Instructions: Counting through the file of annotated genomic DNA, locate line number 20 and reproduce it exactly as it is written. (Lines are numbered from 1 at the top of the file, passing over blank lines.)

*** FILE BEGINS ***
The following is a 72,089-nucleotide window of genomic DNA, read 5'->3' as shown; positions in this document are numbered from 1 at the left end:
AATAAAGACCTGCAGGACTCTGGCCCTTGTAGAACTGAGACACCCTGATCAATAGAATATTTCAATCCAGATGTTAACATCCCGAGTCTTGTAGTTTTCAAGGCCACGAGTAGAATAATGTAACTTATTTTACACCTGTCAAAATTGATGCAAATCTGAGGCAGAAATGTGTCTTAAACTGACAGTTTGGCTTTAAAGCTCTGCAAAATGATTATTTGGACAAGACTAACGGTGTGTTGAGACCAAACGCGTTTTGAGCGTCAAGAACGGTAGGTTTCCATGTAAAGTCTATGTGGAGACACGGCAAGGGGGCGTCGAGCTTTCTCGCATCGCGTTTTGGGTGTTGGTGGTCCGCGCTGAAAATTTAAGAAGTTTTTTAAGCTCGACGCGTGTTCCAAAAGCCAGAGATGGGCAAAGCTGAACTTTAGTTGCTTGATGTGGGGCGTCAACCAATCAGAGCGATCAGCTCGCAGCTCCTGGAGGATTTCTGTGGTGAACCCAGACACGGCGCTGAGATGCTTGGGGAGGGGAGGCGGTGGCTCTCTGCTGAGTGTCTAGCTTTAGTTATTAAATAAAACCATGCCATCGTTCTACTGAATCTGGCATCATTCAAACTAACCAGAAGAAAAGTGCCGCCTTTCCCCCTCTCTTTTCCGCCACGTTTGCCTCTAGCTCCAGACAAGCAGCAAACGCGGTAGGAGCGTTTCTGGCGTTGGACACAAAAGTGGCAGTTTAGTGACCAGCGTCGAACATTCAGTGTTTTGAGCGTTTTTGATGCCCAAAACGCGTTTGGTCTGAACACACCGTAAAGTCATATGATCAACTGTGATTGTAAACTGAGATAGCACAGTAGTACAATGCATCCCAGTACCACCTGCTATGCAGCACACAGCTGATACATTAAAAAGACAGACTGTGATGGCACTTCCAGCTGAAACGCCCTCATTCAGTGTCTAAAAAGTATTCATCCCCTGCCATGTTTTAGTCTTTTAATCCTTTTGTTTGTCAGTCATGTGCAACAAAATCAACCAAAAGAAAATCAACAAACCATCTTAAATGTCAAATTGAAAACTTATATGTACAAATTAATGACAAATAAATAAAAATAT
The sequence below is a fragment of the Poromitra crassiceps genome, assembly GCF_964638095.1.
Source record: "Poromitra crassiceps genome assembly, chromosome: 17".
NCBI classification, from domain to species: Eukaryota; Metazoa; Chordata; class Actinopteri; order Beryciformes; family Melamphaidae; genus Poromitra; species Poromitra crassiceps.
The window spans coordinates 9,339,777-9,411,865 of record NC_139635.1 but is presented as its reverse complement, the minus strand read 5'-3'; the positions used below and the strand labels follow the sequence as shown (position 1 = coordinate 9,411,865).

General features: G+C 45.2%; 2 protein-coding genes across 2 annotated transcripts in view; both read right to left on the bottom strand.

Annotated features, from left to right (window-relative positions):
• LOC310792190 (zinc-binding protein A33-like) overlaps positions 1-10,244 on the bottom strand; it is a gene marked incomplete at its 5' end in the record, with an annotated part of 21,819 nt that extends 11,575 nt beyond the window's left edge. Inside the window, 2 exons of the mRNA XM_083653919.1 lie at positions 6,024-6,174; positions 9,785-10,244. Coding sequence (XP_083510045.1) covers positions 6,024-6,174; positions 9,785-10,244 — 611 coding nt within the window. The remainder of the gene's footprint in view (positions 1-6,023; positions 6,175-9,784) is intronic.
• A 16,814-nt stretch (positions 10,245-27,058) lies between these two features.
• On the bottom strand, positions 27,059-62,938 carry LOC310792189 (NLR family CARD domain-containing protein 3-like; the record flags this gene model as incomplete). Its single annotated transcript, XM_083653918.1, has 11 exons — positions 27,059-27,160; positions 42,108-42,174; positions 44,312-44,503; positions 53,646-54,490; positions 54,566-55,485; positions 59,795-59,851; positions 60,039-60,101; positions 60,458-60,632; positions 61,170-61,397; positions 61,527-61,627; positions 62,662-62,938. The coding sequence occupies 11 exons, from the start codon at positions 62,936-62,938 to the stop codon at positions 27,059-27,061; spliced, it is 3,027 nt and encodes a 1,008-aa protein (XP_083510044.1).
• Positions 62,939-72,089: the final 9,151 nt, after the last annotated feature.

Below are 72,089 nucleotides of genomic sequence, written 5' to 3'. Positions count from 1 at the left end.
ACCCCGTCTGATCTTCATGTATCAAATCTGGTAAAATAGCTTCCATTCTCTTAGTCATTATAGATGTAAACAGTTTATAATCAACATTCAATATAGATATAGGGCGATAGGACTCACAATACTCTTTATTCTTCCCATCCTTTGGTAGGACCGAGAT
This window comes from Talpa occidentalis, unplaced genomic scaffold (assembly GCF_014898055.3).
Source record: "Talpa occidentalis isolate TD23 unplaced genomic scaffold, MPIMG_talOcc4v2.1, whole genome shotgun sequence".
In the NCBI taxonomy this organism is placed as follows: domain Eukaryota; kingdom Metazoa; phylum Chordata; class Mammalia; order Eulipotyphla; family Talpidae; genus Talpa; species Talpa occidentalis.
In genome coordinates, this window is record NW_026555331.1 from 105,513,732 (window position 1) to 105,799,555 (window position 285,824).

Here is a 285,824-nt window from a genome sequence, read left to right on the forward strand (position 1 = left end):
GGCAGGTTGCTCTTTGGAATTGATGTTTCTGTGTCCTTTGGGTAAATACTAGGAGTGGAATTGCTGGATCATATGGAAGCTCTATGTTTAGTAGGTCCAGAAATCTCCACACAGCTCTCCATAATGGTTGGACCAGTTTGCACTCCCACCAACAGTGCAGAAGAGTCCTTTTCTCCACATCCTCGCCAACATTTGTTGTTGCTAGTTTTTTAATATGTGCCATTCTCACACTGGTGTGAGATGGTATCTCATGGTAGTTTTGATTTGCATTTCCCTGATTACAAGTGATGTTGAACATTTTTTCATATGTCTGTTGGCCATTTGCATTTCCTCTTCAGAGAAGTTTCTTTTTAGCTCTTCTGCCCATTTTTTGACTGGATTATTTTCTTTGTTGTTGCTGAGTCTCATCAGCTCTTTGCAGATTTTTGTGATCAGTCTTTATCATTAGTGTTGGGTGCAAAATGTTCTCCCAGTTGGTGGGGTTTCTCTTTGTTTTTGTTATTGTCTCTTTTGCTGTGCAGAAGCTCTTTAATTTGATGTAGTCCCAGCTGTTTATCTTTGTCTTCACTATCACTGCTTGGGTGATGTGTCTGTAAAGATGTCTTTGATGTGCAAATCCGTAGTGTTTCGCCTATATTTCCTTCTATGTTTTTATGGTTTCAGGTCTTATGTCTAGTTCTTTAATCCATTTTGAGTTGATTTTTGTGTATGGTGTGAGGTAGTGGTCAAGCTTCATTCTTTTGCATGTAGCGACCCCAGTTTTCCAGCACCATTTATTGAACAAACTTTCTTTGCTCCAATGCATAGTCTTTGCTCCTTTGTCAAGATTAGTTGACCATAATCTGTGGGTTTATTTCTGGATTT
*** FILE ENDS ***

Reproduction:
GGCAGGTTGCTCTTTGGAATTGATGTTTCTGTGTCCTTTGGGTAAATACTAGGAGTGGAATTGCTGGATCATATGGAAGCTCTATGTTTAGTAGGTCCAGAAATCTCCACACAGCTCTCCATAATGGTTGGACCAGTTTGCACTCCCACCAACAGTGCAGAAGAGTCCTTTTCTCCACATCCTCGCCAACATTTGTTGTTGCTAGTTTTTTAATATGTGCCATTCTCACACTGGTGTGAGATGGTATCTCATGGTAGTTTTGATTTGCATTTCCCTGATTACAAGTGATGTTGAACATTTTTTCATATGTCTGTTGGCCATTTGCATTTCCTCTTCAGAGAAGTTTCTTTTTAGCTCTTCTGCCCATTTTTTGACTGGATTATTTTCTTTGTTGTTGCTGAGTCTCATCAGCTCTTTGCAGATTTTTGTGATCAGTCTTTATCATTAGTGTTGGGTGCAAAATGTTCTCCCAGTTGGTGGGGTTTCTCTTTGTTTTTGTTATTGTCTCTTTTGCTGTGCAGAAGCTCTTTAATTTGATGTAGTCCCAGCTGTTTATCTTTGTCTTCACTATCACTGCTTGGGTGATGTGTCTGTAAAGATGTCTTTGATGTGCAAATCCGTAGTGTTTCGCCTATATTTCCTTCTATGTTTTTATGGTTTCAGGTCTTATGTCTAGTTCTTTAATCCATTTTGAGTTGATTTTTGTGTATGGTGTGAGGTAGTGGTCAAGCTTCATTCTTTTGCATGTAGCGACCCCAGTTTTCCAGCACCATTTATTGAACAAACTTTCTTTGCTCCAATGCATAGTCTTTGCTCCTTTGTCAAGATTAGTTGACCATAATCTGTGGGTTTATTTCTGGATTT